Why Zynga Won't Get My Dollar

I’ve been playing Scramble With Friends pretty much since the day it launched, because—well, because I’m a word nerd. Endlessly fascinated by the human history petrified in the words and phrases that survive from earlier times. Did you know we started saying “Bless you” after a sneeze to scare off the Black Plague? That “malaria” is from medieval Italian for “bad air,” because the ancient Romans thought you caught it from the stench around swamps? 

But I digress. I always do. 

The point is, Scramble delivers real value for a busy word fiend like me. If I play 20 minutes a day, that’s about 100 hours a year. Hollywood would charge me $500 for that much entertainment value, and even the degenerate, shambling old book industry would find a way to hit me up for forty or fifty bucks. But this ultra-modern mobile gaming industry, supposedly with its finger on the great collective pulse, hasn’t figured out how to get me to cough up a dollar. Why not?
Let’s be clear: Zynga would like to take my dollar. Specifically, if I pay them a dollar, they promise to stop interrupting my merry Scrambling with ads I don’t want to see for products I don’t want. I never click on any of these ads, and Zynga knows I don’t, because nobody else does either. But sometimes I do, accidentally, because they vary their ad-dismissing strategies in complex ways designed specifically to make me accidentally click on them. I never buy anything, but Zynga makes some fraction of a penny every time, as if I did.



So do I have this business plan right? Zynga creates a product that’s genuinely valuable, and they give it away. And the way they’re going to make money is by throwing up obstacles in my way, which I’ll either accidentally bang into now and then, for which they’ll earn fractional pennies, or pay them to get rid of, for which they’ll earn a dollar. Zynga isn’t selling games—they are selling annoyance removal. 

Only in digital would we accept a shakedown economy like this, where creators sabotage the experience they created. Imagine a nightclub where they don’t charge you at the door—hey, it’s free man, come on in!—but they keep tugging at your sleeve the whole time you’re inside, until you pay them to go away. Or imagine buying a car, where the car is free, but every morning when you hop in, there’s a different salesman in the front seat who has to be dropped off somewhere before you can go to work. 

I’m not naïve; I know there’s sick money in interruptive mobile gaming ads. Fruit Ninja alone makes $400,000 a month. I’m just saying let’s get to better solutions—for players and for sponsors. There’s no fundamental reason sponsors can’t be integrated at a level that brings quality to the user experience. Fruit Ninja is the same game if it’s Dole’s Fruit Ninja—and it’s a better experience, because it’s totally free, and because every time you level up, you could get coupons for free fruit and discount machetes. Everybody wins.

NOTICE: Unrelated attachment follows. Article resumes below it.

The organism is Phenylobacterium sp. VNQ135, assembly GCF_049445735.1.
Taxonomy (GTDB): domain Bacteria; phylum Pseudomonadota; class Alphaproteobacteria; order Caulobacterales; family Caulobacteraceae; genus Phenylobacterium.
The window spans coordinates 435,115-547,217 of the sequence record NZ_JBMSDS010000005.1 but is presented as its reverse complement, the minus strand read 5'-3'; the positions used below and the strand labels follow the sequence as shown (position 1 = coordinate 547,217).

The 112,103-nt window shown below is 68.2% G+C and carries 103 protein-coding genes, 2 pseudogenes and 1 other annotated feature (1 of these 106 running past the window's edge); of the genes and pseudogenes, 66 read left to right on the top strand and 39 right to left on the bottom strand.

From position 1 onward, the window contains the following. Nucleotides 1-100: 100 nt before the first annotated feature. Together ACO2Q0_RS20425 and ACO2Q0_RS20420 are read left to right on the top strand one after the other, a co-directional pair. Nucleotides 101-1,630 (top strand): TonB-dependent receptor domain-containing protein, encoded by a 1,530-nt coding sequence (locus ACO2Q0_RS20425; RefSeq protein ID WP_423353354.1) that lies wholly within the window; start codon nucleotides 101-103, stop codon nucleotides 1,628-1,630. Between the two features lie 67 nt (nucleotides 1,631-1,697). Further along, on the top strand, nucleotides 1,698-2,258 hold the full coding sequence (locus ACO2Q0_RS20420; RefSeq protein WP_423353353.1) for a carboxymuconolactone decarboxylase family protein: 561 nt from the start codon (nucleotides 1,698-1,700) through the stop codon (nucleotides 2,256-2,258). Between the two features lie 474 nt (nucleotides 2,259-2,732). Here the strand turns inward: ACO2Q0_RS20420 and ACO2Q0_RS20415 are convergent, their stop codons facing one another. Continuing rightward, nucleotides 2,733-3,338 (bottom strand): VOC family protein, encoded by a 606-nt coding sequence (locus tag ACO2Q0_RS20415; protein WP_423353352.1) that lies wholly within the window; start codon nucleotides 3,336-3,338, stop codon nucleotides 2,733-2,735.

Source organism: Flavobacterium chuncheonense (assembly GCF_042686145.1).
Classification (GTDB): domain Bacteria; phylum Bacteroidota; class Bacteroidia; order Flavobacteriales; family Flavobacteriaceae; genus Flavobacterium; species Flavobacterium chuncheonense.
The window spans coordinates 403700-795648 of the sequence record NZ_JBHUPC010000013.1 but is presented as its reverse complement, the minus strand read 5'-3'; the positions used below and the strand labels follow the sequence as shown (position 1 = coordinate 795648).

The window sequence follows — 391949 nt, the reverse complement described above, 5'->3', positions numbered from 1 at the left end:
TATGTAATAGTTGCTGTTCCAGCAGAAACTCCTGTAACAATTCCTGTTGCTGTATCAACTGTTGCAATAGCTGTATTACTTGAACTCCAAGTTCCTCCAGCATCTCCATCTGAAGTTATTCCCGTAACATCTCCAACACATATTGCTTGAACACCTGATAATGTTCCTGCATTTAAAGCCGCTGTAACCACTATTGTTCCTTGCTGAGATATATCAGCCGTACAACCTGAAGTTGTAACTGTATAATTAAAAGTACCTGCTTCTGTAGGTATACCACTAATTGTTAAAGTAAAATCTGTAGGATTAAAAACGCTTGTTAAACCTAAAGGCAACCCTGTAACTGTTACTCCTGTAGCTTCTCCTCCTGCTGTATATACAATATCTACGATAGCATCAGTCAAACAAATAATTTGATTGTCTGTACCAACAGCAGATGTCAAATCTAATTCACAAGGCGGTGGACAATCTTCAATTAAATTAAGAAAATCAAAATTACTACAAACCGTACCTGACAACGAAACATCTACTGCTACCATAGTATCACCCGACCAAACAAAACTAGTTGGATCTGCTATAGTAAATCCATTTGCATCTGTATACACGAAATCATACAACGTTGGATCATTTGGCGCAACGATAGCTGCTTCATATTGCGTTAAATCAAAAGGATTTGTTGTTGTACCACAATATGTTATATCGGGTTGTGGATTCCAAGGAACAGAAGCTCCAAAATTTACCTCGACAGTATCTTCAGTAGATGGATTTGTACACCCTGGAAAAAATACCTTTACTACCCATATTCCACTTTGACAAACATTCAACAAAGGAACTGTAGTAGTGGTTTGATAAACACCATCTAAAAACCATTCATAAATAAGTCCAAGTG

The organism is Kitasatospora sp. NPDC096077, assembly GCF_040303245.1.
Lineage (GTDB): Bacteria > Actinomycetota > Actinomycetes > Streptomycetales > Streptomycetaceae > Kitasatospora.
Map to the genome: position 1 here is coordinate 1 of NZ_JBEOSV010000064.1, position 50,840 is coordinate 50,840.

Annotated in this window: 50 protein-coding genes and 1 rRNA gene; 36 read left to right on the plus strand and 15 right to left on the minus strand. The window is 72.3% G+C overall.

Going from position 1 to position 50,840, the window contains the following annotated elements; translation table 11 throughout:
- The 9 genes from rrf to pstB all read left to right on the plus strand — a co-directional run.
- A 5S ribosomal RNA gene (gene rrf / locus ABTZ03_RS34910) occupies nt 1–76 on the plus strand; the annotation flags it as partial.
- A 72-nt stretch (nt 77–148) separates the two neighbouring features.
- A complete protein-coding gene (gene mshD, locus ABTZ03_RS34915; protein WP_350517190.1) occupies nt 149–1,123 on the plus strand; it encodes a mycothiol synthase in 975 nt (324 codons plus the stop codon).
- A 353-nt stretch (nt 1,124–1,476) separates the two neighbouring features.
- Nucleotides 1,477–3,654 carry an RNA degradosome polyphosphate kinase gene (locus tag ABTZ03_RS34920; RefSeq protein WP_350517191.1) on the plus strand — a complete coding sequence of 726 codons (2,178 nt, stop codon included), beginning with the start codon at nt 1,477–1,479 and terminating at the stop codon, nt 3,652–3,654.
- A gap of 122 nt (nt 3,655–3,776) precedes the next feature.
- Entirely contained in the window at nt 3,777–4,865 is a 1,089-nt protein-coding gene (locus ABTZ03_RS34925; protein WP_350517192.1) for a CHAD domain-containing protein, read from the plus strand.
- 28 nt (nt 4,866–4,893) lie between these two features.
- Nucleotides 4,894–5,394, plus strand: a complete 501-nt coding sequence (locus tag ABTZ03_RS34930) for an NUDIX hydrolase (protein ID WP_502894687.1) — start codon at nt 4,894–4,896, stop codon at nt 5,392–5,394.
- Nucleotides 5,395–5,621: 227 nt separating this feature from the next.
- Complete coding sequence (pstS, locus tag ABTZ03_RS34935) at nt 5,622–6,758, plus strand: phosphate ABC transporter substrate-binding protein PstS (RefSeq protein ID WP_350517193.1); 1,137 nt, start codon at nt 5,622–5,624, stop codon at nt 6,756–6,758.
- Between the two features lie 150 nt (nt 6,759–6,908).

Integrating sponsors isn’t just about making ads that are impossible to ignore—that’s short-term thinking. It’s also about creating a better user experience than the old advertising model. And that means setting publishing goals, not just ad metrics goals. Everyone understands the measurable world of clicks and plays and impressions and the holy grail “viral video.” But if you set your sights on proofs of momentary attention, you will create shallow, forgettable, even accidental experience. Your numbers will look marginally better than last year, and you will have to do it all from scratch again next year. 

Wouldn’t a smaller, but passionate, army of advocates trump a passing glance from a million eyeballs? If you set engagement goals—did people like it? did they share it?—it’ll guide you to produce quality. And, through quality, you’ll build audience, a loyal, re-addressable community of fans and advocates, instead of momentary spectators. That’s a tangible, long-haul asset. You can do this on behalf of sponsors, too, though we’ve been trained to think you can’t, and, thanks to sponsor dollars, those games can be truly free, and shareable, and help incubate your non-sponsored games.

Whenever you see “You can click away in 15 seconds,” or “Skip this ad,” remember who exactly is holding you hostage here. It’s clear from the language, they know damn well they are junking up your experience. But they don’t have to—this is a confession of an inability to sell you a product you want at a price you’ll pay. For the record, I’d gladly pay Zynga a dollar to continue playing, if they made me do it—say by shutting off the tap after a free month of playing. I’ll pay them for the experience, but I won’t pay their protection money—it only encourages the bastards.

2 comments about "Why Zynga Won't Get My Dollar".
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  1. Jonathan Hutter from Northern Light Health, February 14, 2013 at 11:18 a.m.

    I'm not sure I agree with all of your ideas for integrating the marketing experience, but you certainly hit the nail on the head regarding the true current user experience. The skip and ad dismissal tools are only there to keep you there. Do you really care about the ad that you are forced to watch? That's not an experience I want my clients to have with potential consumers. Zynga could also do more to improve the technical gaming experience itself. Glitches just don't matter to them. It's clear their audience is not a primary constituency for them.

  2. Keith Blanchard from Thrillist Media Group, February 14, 2013 at 11:52 a.m.

    Agreed. I heard it said once that in digital, if you didn't pay for the experience, you're not the're the product.

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